Deterministic Network Calculus (DNC) can derive upper bounds on message transfer delay as well as the buffer size requirements of servers – two key metrics of safety-critical real-time systems that cannot tolerate violation of predefined deadlines or data being dropped due to buffer overflows.

This project's goal is to improve DNC, in particular its end-to-end analysis capabilities delivering accurate results, and to focus on applicability enhancements for a wide range of systems. Among these are systems with multicast flows, wireless sensor networks, systems best modeled with complex resource descriptions, or the combination thereof. Key aspects are system modeling and understanding the inherent interdependencies between modeling accuracy, analysis complexity, as well as accuracy of performance bounds obtained by DNC. To facilitate this research, we maintain tool support for DNC in the DiscoDNC project.

Related Projects

  • The DISCO Deterministic Network Calculator (DiscoDNC) [www] [GitHub]
  • Sensor Network Calculus (SeNeCa) [www]

Funding Information

This project is funded by the Carl Zeiss Foundation grant of Steffen Bondorf from September 2016 to September 2018 [www].

Members (present and past)

Dr. Steffen Bondorf (project lead)

Alexander Scheffler (undergraduate student; B.Sc. thesis; graduate student M.Sc. and Ph.D.)
Philipp Schon (graduate student (M.Sc.))

Bruno Oliveira Cattelan (undergraduate exchange student from UFRGS, Brasil; B.Sc. thesis)
Deepak Paramashivam (graduate student (M.Sc.))
Markus Fögen (graduate student (M.Sc.))

Malte Schütze (B.Sc. thesis)
Tobias Jeske (undergraduate student)
Anja Hamscher (B.Sc. thesis)


[15] DeepTMA: Predicting Effective Contention Models for Network Calculus using Graph Neural Networks (Fabien Geyer and Steffen Bondorf), In Proceedings of the 38th IEEE International Conference on Computer Communications (INFOCOM 2019), 2019. [bibtex] [pdf]
[14] Deterministic Network Calculus Analysis of Multicast Flows (Steffen Bondorf and Fabien Geyer), In Antonio Puliafito and Kishor S. Trivedi (Eds.), Systems Modeling: Methodologies and Tools, EAI/Springer Innovations in Communication and Computing. Springer International Publishing, 2019. [bibtex] [pdf]
[13] The Deterministic Network Calculus Analysis: Reliability Insights and Performance Improvements (Alexander Scheffler, Markus Fögen and Steffen Bondorf), to appear in the 22nd IEEE International Workshop on Computer Aided Modeling and Design of Communication Links and Networks (CAMAD 2018), 2018. [bibtex] [pdf]
[12] Demo Abstract: Worst-Case Performance Analysis with the Disco Deterministic Network Calculator (Alexander Scheffler, Steffen Bondorf and Jens B. Schmitt), to appear in the 22nd IEEE International Workshop on Computer Aided Modeling and Design of Communication Links and Networks (CAMAD 2018), 2018. [bibtex] [pdf]
[11] Cross-Sender Bit-Mixing Coding (Steffen Bondorf, Binbin Chen, Jonathan Scarlett, Haifeng Yu and Yuda Zhao), In CoRR, volume abs/1807.04449, 2018. [bibtex] [pdf]
[10] Catching Corner Cases in Network Calculus – Flow Segregation Can Improve Accuracy (Steffen Bondorf, Paul Nikolaus and Jens B. Schmitt), In Proceedings of the 19th International GI/ITG Conference on Measurement, Modelling and Evaluation of Computing Systems (MMB 2018), 2018. [bibtex] [pdf]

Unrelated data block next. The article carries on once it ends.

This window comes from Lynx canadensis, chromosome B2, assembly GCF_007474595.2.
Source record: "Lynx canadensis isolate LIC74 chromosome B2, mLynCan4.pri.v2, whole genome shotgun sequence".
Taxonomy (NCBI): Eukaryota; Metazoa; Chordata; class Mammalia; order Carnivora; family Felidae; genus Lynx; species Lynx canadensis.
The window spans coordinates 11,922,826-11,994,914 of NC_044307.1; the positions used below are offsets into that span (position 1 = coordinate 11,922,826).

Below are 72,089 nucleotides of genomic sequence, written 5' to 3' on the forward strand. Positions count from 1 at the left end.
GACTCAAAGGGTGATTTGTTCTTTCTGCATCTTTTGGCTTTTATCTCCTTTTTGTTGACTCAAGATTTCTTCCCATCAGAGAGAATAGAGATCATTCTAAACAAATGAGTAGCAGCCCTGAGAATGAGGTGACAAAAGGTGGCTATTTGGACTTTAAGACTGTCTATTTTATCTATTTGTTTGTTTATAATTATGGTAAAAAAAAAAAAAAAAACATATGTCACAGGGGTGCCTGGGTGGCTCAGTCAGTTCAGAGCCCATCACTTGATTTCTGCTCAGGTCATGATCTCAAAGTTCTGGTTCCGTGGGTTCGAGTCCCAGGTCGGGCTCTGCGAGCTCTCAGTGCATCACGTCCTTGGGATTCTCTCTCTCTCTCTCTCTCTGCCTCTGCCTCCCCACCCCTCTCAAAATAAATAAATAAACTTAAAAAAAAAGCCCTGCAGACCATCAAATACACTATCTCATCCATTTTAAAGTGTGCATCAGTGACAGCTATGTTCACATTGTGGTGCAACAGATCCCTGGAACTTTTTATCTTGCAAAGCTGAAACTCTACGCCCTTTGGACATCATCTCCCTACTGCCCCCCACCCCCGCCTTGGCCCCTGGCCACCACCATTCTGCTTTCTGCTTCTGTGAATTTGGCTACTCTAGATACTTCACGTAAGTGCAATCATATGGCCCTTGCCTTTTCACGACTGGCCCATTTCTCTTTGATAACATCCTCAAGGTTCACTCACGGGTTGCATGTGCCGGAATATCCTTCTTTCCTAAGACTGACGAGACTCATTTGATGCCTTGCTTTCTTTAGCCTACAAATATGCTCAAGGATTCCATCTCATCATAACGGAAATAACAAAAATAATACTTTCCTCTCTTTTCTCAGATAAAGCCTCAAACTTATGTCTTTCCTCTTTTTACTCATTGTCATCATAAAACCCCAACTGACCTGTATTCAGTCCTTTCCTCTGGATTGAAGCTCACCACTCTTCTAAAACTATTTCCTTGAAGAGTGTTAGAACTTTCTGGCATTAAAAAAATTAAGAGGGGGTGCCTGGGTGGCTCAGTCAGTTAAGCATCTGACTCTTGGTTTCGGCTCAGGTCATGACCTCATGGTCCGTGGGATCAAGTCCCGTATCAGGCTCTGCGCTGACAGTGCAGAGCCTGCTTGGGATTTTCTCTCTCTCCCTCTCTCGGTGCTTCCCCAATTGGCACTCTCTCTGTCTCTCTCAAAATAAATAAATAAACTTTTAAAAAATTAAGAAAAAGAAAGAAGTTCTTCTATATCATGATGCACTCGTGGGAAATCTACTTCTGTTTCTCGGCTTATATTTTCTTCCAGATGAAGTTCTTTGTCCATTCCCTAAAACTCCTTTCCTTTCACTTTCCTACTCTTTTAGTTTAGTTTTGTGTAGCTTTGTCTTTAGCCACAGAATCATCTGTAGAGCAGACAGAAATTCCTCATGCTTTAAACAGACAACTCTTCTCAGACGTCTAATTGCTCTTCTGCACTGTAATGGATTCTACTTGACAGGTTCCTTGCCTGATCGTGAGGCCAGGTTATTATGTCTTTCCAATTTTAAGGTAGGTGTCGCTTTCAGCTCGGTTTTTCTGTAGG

[9] Verification of the FAIR Control System using Deterministic Network Calculus (Malte Schütze, Steffen Bondorf and Mathias Kreider), In Proceedings of the 16th International Conference on Accelerator and Large Experimental Physics Control Systems (ICALEPCS 2017), 2017. [bibtex] [pdf]
[8] Iterative Design Space Exploration for Networks Requiring Performance Guarantees (Bruno Cattelan and Steffen Bondorf), In Proceedings of the IEEE/AIAA 36th Digital Avionics Systems Conference (DASC 2017), 2017. [bibtex] [pdf]
[7] The Sensor Network Calculus as Key to the Design of Wireless Sensor Networks with Predictable Performance (Jens Schmitt, Steffen Bondorf, Wint Yi Poe), In Journal of Sensor and Actuator Networks, volume 6, 2017. [bibtex] [pdf] [doi]
[6] Towards Unified Tool Support for Real-time Calculus & Deterministic Network Calculus (Philipp Schon and Steffen Bondorf), In Proceedings of the 29th Euromicro Conference on Real-Time Systems (ECRTS 2017), Work-in-Progress Session, 2017. [bibtex] [pdf]
[5] Quality and Cost of Deterministic Network Calculus – Design and Evaluation of an Accurate and Fast Analysis (Steffen Bondorf, Paul Nikolaus and Jens B. Schmitt), In Proceedings of the ACM on Measurement and Analysis of Computing Systems (POMACS), ACM, volume 1, 2017. [bibtex] [pdf]
[4] Quality and Cost of Deterministic Network Calculus – Design and Evaluation of an Accurate and Fast Analysis (Steffen Bondorf, Paul Nikolaus and Jens B. Schmitt), In Proceedings of the ACM SIGMETRICS International Conference on Measurement and Modeling of Computer Systems (SIGMETRICS 2017), 2017. [bibtex] [pdf]
[3] Better Bounds by Worse Assumptions – Improving Network Calculus Accuracy by Adding Pessimism to the Network Model (Steffen Bondorf), In Proceedings of the IEEE International Conference on Communications (ICC 2017), 2017. [bibtex] [pdf]
[2] Generalized Finitary Real-Time Calculus (Kai Lampka, Steffen Bondorf, Jens B. Schmitt, Nan Guan and Wang Yi), In Proceedings of the 36th IEEE International Conference on Computer Communications (INFOCOM 2017), 2017. [bibtex] [pdf]
[1] Generalizing Network Calculus Analysis to Derive Performance Guarantees for Multicast Flows (Steffen Bondorf and Fabien Geyer), In Proceedings of the 10th International Conference on Performance Evaluation Methodologies and Tools (VALUETOOLS 2016), 2016. [bibtex] [pdf]

Completed Theses